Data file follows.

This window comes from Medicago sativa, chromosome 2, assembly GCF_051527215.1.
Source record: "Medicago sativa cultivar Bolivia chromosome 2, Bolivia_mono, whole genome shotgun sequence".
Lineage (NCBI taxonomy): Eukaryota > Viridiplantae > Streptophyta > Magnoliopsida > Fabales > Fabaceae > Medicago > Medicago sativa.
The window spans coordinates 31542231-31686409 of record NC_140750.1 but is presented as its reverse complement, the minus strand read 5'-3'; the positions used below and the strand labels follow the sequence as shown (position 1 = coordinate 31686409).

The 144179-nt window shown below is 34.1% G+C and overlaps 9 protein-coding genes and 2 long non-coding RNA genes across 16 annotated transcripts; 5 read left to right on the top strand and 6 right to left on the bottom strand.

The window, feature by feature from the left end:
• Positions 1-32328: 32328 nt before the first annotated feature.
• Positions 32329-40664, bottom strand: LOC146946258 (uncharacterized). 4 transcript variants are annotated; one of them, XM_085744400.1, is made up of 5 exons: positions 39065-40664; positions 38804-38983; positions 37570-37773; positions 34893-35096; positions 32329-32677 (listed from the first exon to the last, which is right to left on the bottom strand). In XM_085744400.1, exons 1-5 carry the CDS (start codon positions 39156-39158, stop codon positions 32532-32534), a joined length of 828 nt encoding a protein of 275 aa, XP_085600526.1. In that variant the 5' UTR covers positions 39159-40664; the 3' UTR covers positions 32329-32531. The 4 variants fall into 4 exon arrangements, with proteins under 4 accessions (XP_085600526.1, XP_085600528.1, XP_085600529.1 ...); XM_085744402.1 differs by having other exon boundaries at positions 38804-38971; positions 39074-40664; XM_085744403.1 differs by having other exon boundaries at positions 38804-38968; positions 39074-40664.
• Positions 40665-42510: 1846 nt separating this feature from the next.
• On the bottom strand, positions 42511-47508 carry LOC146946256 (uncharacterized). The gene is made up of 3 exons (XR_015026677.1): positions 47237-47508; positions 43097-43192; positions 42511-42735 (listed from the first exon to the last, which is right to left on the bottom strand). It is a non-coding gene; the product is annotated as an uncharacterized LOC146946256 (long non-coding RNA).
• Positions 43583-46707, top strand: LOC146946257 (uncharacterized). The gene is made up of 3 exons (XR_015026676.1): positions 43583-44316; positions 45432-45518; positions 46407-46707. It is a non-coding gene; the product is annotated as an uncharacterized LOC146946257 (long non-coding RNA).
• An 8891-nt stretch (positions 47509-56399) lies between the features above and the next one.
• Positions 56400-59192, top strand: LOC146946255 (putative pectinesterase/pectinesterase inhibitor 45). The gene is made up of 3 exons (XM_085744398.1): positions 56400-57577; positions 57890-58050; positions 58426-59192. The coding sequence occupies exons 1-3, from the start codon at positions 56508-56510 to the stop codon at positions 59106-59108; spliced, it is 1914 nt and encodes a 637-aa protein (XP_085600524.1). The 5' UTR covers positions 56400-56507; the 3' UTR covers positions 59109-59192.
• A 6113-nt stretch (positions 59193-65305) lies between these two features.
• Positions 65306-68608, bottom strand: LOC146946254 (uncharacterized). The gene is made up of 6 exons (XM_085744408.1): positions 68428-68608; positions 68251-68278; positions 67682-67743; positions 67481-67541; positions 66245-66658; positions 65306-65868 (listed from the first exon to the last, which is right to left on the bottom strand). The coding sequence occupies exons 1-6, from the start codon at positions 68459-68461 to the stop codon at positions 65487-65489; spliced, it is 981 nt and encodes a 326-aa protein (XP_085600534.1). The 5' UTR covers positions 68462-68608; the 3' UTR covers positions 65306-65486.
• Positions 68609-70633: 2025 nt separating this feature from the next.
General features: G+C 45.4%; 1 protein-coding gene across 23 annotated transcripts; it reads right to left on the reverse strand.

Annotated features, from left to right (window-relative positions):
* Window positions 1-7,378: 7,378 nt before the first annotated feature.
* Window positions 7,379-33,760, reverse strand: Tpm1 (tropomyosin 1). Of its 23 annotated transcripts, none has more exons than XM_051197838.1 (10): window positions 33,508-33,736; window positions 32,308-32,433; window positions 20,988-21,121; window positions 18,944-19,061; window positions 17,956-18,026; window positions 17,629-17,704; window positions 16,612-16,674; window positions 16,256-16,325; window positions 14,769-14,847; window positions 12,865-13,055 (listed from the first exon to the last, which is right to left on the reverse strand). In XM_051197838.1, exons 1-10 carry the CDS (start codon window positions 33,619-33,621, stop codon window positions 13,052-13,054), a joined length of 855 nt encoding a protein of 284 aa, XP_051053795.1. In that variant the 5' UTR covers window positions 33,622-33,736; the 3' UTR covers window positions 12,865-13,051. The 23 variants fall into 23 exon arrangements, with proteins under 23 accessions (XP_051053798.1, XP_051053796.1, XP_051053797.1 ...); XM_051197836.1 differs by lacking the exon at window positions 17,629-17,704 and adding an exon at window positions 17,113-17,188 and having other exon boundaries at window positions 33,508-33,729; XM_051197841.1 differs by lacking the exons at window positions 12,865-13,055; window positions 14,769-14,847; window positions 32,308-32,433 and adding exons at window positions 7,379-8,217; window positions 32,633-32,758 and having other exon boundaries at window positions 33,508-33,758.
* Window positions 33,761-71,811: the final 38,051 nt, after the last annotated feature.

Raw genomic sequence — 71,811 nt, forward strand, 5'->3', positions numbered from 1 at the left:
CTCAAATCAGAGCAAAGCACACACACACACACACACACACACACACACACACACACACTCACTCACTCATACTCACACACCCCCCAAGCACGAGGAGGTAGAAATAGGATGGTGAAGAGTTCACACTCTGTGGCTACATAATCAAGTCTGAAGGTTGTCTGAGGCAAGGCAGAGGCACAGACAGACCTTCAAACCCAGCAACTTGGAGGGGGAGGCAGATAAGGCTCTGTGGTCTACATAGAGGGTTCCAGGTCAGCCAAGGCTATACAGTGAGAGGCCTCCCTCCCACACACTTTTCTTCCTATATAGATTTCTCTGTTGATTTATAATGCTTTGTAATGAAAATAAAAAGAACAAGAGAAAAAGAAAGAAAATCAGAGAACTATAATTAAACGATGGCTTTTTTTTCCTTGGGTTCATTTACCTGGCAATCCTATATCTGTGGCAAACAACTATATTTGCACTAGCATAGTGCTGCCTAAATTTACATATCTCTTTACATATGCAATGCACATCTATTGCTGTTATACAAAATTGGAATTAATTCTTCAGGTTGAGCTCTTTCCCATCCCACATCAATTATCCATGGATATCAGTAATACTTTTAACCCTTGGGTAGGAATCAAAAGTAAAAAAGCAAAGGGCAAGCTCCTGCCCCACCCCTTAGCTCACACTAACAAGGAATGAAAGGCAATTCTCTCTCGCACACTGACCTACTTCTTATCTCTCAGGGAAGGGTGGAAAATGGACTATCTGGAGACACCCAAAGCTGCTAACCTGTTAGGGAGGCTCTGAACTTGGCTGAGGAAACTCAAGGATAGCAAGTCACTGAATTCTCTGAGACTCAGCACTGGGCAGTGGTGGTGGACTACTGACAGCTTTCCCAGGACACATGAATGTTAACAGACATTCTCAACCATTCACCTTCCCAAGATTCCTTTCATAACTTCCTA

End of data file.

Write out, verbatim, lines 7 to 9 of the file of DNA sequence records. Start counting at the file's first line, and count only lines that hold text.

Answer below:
• Positions 1-32328: 32328 nt before the first annotated feature.
• Positions 32329-40664, bottom strand: LOC146946258 (uncharacterized). 4 transcript variants are annotated; one of them, XM_085744400.1, is made up of 5 exons: positions 39065-40664; positions 38804-38983; positions 37570-37773; positions 34893-35096; positions 32329-32677 (listed from the first exon to the last, which is right to left on the bottom strand). In XM_085744400.1, exons 1-5 carry the CDS (start codon positions 39156-39158, stop codon positions 32532-32534), a joined length of 828 nt encoding a protein of 275 aa, XP_085600526.1. In that variant the 5' UTR covers positions 39159-40664; the 3' UTR covers positions 32329-32531. The 4 variants fall into 4 exon arrangements, with proteins under 4 accessions (XP_085600526.1, XP_085600528.1, XP_085600529.1 ...); XM_085744402.1 differs by having other exon boundaries at positions 38804-38971; positions 39074-40664; XM_085744403.1 differs by having other exon boundaries at positions 38804-38968; positions 39074-40664.
• Positions 40665-42510: 1846 nt separating this feature from the next.